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Star Wars: Dark Droids – D-Squad #2 Review

3 min read
It's fun in a basic kind of way but delivers well.

“Clash of the Droids”

Creative Staff:
Story: Marc Guggenheim
Art: Salva Espin / David Messina
Colors: Israel Silva / Bryan Valenza
Letterer: VC’s Joe Sabino

What They Say:
THE BATTLE OF THE CIRCUITRY! R2 VS. BT! 000 VS. IG-88! – A DARK DROIDS TIE-IN! ARTOO’S adventure across the galaxy to rescue his friend SEE-THREEPIO continues! But does Artoo need rescuing himself? Guest-starring 000, IG-88 and 4-LOM!

Content: (please note that content portions of a review may contain spoilers):
With the main storyline for this tie-in event working better for me than I expected, we also get this spin-off miniseries that focuses on some of the droids that are out there. The four-issue run has Marc Guggenheim writing with this issue and we get Salva Epsin handling the artwork with Israel Silva coloring it as we get the story coming together. This series initially felt like it was going to be an anthology book but the two main stories in the first came together well enough. As I said before, I enjoy the droids of Star Wars but it’s such a complicated thing as presented when you get into the details of their existence and the structure of it all that you can cringe with how some elements unfold.

This issue has a certain level of fun about it but there’s also some diminishing returns. I’ve enjoyed Triple-Zero since his introduction a few years back, for the most part, but he and Beetee are best used in limited ways. And this issue doesn’t do that and makes things worse by being so heavily droid-focused that there’s a lot of non-dialogue action sequences that you just burn through quickly. They work well in film and TV but less so in this medium, at least for me. The gist of things is that Artoo has managed to convince Triple-Zero that they need to work together so they can help their respective companions. Triple-Zero isn’t exactly keen on this, and doesn’t want to interrupt Beetee since he’s off having fun even if corrupted by the Scourge as it’s killing a lot of people. But at the same time, Artoo is able to convince him enough to work together to try and find a solution.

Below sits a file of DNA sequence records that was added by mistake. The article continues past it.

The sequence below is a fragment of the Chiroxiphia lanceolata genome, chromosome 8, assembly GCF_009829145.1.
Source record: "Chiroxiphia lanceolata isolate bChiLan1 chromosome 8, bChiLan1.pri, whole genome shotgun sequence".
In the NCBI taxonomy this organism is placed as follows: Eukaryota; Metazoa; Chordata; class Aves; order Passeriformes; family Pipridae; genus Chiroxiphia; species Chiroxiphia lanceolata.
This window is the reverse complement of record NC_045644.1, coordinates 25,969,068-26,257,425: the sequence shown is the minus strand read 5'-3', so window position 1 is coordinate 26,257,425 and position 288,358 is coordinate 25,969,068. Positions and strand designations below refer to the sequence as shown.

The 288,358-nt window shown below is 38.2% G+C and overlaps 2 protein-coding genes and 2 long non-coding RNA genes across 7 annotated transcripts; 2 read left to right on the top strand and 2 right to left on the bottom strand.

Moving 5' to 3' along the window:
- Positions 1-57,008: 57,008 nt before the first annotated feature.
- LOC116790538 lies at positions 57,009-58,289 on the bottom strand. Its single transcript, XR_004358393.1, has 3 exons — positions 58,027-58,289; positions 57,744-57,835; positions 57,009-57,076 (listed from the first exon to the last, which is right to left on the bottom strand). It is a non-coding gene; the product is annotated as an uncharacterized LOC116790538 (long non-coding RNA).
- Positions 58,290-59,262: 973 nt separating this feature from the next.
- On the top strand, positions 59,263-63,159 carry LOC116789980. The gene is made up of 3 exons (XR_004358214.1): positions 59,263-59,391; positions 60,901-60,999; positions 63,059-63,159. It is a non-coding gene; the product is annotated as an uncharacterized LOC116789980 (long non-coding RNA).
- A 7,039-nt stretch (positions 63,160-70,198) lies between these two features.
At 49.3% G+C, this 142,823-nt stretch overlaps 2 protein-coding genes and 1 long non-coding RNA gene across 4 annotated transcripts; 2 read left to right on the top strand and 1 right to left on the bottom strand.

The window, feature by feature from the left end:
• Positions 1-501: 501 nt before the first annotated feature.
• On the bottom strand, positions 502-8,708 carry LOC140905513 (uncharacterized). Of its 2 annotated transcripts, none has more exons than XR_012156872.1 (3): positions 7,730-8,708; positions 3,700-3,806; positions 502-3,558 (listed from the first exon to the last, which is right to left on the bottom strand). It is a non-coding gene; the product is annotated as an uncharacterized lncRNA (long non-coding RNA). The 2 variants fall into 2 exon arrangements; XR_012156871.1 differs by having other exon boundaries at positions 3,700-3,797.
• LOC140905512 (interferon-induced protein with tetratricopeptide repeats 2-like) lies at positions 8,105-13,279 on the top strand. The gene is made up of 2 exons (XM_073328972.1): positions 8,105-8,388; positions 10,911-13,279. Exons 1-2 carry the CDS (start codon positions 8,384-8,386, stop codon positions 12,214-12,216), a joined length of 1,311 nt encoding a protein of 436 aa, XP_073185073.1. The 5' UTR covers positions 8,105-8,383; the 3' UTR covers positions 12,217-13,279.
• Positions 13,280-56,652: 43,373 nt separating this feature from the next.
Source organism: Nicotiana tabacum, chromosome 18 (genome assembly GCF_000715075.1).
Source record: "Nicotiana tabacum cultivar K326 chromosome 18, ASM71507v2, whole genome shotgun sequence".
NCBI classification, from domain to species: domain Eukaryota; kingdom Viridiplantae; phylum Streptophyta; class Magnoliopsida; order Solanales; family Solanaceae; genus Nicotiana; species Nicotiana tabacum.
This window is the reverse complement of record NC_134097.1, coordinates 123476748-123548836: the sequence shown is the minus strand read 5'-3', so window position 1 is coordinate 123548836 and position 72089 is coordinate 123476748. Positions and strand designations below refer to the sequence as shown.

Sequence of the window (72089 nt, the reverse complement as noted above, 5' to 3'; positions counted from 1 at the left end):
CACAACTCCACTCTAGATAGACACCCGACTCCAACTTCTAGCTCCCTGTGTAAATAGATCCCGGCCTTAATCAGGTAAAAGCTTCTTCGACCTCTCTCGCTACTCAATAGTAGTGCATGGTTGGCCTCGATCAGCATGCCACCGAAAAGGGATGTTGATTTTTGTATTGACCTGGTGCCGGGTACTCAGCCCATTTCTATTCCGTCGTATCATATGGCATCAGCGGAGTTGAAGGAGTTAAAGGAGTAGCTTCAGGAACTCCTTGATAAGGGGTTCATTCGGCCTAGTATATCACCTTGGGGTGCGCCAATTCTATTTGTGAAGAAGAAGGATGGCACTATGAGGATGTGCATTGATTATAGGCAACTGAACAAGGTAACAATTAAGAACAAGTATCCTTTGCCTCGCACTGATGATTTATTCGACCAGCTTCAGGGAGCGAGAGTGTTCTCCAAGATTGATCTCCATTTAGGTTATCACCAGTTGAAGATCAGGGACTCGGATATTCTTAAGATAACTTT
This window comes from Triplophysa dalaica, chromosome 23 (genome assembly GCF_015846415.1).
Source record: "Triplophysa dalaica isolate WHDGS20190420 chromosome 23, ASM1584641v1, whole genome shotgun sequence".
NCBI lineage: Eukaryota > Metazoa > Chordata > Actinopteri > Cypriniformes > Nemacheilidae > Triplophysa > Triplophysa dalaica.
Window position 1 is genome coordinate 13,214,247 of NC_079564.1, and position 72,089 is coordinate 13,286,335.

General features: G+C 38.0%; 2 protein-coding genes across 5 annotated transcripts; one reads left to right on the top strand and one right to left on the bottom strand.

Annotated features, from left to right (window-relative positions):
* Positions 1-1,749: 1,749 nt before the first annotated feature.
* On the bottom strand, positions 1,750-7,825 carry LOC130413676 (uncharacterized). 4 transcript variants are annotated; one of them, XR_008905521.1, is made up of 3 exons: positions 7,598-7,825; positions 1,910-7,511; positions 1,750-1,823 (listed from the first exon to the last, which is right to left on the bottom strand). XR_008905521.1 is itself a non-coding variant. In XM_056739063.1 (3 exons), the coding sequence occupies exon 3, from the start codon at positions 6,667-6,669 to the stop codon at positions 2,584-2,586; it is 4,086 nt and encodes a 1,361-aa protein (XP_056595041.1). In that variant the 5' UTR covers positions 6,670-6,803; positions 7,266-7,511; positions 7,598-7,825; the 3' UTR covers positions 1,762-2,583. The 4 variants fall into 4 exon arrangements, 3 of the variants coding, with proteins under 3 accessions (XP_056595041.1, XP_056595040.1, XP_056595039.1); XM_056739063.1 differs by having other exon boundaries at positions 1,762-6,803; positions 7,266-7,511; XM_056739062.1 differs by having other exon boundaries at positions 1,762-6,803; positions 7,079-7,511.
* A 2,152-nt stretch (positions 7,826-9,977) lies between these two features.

That it’s trying to do some electrocution is an amusing things and Artoo eventually tries it in a small way before Triple-Zero takes it to such an over-the-top way that you have to laugh. Thankfully, Beetee is out of commission for the rest of the issue and doesn’t recover quickly and that lets us focus more on the sudden arrival of IG-11 to collect the two murderbots and has to deal with Artoo as well. Of course, it gets more complicated when 4-Lom shows up to try and collect on Artoo for his own thing and it just gets kind of chaotic with the action and all the dialogue because of the naming conventions. When it’s just one droid used sparingly, it doesn’t feel so overwhelming. When you get as many as you get here, it definitely becomes too much for me to enjoy.

In Summary:
D-Squad has its moments and it is good to see the droids getting their own storyline in trying to deal with the greater situation as well as their own friends without a lot of meat sacks running about. But it also shows the limitations of some of them and that they’re generally not going to be leading character candidates for a lot of reasons. It’s not bad but it’s just not my jam that much and isn’t doing much with the larger story. It’s amusing to see Triple-Zero and Artoo team-up and it leaves me curious to see how it unfolds as it progresses, but mostly you just kind of want Chopper to come back in and smack Triple-Zero around and make it clear who the real war criminal is here.

Grade: B

Age Rating: 13+
Released By: Marvel Comics
Release Date: October 25th, 2023
MSRP: $4.99